Catalase tests, growth at 6.5% salt, bile esculin hydrolysis, and the pyrrolidonyl arylamidase (PYR) test were used to identify the genera and strains. Then, using the arabinose sugar fermentation process, E. faecalis (arabinose negative) was isolated from E. faecium (positive arabinose). The Enterococcus strains were investigated via biochemical reaction tests including fermentation of sugars (e.g., arabinose, sorbitol, mannitol, sorbose, and sucrose) and arginine dihydrolase.
Antibiotic Susceptibility Tests
Antimicrobial susceptibility was determined using the disc diffusion method (Kirby-Bauer) against gentamicin (10 [micro]g), amikacin (30 [micro]g), kanamycin (30 [micro]g), and tobramycin (10 [micro]g) (Mast, England) according to the guidelines of the Clinical and Laboratory Standards Institute (CLSI). (15) In addition, a 120-[micro]g gentamicin disc was used to identify HLGR. In the disc diffusion method, the discs were placed on the agar medium before they were incubated at 37 [degrees]C for 24 hours, and the diameter of the zone of inhibition was measured. Resistance was diagnosed (8) by no zone and susceptibility by a zone of diameter [greater than or equal to]10mm. The results were confirmed through antibiotic susceptibility tests in triplicate for each sample.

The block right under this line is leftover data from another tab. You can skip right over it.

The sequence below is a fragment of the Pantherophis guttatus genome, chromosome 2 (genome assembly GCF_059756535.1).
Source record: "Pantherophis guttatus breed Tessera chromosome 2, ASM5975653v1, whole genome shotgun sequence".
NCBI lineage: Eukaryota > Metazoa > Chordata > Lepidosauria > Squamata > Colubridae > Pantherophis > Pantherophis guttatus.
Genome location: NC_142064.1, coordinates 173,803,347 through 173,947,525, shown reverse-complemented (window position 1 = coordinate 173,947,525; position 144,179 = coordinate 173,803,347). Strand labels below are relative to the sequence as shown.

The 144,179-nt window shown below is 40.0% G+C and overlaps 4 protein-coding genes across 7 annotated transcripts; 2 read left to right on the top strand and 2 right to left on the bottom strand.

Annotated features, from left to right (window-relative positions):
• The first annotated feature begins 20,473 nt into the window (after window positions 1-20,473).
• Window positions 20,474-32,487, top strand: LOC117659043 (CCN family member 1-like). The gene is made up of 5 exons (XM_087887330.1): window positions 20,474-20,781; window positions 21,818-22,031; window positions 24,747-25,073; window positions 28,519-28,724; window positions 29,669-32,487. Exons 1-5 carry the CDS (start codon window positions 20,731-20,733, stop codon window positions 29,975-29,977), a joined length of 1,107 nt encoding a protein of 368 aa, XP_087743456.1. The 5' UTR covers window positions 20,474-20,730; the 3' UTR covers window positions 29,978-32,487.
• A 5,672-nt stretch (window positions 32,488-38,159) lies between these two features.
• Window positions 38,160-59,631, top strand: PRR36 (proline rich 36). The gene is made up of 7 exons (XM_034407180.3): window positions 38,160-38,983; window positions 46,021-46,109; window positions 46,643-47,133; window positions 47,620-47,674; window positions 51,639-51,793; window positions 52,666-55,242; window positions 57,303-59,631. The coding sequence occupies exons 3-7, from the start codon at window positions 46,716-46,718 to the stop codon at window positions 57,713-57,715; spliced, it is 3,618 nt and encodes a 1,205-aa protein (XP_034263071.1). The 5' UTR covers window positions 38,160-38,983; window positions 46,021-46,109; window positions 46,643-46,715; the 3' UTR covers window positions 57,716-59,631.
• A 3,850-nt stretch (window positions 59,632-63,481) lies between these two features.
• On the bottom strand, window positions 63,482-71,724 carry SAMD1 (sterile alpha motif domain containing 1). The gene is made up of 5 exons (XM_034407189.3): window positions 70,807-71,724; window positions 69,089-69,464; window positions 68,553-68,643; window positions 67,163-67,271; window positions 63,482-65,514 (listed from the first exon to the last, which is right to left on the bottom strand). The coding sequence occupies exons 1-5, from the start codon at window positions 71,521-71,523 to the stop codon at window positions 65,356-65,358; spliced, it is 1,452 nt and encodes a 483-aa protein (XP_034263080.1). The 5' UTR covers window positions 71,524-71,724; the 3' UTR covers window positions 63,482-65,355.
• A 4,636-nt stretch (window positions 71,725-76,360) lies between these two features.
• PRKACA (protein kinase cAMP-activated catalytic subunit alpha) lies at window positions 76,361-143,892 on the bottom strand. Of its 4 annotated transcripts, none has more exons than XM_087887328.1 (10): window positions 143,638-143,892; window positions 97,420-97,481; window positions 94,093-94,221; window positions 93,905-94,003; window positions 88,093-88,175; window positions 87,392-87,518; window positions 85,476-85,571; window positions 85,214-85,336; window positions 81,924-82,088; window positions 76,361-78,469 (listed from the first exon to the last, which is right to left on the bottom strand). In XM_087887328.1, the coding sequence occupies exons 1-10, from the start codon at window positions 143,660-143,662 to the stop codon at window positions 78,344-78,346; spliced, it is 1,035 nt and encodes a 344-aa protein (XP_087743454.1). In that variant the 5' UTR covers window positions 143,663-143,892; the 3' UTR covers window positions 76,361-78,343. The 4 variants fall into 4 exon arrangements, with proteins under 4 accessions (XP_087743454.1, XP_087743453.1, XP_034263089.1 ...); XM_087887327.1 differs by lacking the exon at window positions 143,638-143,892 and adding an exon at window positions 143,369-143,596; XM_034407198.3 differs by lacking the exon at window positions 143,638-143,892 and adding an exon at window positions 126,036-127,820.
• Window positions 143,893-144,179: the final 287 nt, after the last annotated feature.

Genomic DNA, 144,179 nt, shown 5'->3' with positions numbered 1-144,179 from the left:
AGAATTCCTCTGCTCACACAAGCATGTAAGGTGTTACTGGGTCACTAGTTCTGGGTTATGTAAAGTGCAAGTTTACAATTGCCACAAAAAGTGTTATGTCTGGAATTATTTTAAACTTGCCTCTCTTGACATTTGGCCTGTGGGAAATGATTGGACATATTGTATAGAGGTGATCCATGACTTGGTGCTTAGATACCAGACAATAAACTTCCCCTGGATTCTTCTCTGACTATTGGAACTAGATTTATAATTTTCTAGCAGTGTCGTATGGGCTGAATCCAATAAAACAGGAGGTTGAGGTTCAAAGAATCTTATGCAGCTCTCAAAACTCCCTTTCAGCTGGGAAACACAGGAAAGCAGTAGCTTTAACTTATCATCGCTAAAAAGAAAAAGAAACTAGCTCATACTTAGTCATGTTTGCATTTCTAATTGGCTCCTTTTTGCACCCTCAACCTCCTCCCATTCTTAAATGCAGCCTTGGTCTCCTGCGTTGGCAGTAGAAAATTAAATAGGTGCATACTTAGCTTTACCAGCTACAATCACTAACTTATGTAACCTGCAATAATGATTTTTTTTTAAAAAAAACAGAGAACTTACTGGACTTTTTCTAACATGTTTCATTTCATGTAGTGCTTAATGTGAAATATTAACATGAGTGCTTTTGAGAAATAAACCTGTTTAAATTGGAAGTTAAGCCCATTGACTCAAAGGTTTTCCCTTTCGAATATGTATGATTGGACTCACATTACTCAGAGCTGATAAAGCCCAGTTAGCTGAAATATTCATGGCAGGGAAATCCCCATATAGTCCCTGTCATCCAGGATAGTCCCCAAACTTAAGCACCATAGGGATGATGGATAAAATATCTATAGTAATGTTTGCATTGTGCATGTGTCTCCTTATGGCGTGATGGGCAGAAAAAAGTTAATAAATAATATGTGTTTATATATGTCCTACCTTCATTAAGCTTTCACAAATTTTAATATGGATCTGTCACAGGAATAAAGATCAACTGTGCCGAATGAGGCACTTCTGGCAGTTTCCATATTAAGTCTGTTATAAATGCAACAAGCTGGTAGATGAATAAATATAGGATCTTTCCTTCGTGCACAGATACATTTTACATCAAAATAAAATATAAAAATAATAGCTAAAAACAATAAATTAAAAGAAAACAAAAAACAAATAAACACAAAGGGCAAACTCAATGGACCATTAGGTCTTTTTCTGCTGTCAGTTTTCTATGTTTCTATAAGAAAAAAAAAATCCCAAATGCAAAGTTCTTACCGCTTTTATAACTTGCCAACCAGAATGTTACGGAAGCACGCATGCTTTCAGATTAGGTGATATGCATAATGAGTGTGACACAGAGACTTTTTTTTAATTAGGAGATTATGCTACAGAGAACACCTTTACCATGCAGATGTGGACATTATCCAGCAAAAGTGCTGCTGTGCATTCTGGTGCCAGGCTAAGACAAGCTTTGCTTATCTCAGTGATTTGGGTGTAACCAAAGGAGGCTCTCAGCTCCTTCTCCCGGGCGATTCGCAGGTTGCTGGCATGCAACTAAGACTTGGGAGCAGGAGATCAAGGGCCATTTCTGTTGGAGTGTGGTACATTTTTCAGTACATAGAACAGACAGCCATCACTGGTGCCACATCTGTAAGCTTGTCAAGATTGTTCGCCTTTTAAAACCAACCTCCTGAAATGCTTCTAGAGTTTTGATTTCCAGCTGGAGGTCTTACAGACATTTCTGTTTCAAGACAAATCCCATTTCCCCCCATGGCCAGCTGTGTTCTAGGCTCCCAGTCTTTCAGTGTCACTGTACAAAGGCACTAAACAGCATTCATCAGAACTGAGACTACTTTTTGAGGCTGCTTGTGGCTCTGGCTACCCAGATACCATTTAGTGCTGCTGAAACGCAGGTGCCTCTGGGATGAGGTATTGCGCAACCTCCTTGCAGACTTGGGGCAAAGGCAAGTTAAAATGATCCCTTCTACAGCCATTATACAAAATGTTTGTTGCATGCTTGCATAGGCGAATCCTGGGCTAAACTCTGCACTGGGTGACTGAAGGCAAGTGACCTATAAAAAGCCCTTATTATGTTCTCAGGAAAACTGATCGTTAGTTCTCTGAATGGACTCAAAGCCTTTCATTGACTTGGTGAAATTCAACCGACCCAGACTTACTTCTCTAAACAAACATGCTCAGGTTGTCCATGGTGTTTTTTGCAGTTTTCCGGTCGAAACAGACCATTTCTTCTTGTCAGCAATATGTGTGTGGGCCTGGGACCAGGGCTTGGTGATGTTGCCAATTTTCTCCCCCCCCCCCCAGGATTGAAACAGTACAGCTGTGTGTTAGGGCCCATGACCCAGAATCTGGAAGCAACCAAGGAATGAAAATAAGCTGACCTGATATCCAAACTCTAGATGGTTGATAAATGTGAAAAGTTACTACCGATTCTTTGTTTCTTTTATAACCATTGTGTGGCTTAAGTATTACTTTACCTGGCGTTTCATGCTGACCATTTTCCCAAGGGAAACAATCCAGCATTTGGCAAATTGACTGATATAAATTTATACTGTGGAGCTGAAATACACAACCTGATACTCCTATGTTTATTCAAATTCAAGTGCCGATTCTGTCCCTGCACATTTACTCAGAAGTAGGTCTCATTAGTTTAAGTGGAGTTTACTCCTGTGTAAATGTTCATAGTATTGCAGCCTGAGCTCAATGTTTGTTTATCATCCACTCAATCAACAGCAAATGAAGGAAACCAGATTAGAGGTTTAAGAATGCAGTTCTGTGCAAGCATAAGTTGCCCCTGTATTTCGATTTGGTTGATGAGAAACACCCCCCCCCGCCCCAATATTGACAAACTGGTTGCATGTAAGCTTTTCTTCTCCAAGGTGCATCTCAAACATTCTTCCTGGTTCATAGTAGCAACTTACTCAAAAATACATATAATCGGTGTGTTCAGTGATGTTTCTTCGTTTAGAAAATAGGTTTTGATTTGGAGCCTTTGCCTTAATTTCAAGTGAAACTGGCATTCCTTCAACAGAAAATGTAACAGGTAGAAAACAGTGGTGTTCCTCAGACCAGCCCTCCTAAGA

Polymerase Chain Reaction Studies
Aminoglycoside resistance genes including ant(3")-III, ant(6')-Ia, aac(6')-Ie-, and aph(2)-Id were detected using polymerase chain reaction (PCR). DNA was also extracted through the boiling method as described previously. (16) A fresh bacterial colony was suspended in 100 [micro]L of sterile distilled water and boiled at 100 [degrees]C for 10 minutes. After centrifugation, 3 mL of supernatant was used for the PCR assay with the primers described in table 1. The amplification of DNA was performed in a thermal cycler (Eppendorf, Germany). Subsequently, gene amplification was conducted on the AMEs genes. PCR was performed in a final volume of 25 [micro]L. with the following formula: 10X buffer=2.5 [micro]L, dNTP mix=0.5 [micro]L, forward primer=1 [micro]L, reverse primer=1 [micro]L, Taq polymerase=0.2 [micro]L, [H.sub.2]O=12.5 [micro]L, and Mg[Cl.sub.2]=0.75 [micro]L. In addition, the thermocycler was programmed as follows: pre=denaturation temperature=94 [degrees]C for 5 minutes, denaturation temperature=94 [degrees]C for 30 seconds, annealing temperature=46 to 55 [degrees]C for 30 seconds, extension temperature=72 [degrees]C for 45 seconds, and post-extension temperature=72 [degrees]C for 5 minutes. The PCR products were electrophoresed in 1.5% agarose gels and visualized under ultraviolet light using a Gel Doc device (Bio-Rad, USA). Enterococcal strains carrying AME genes as positive controls were obtained from Kermanshah University of Medical Sciences.
The nominal variables were identified using frequencies. The significance of the obtained results was detected via the [[chi].sup.2] test at a significance level of P[less than or equal to]0.05 using SPSS, version 16.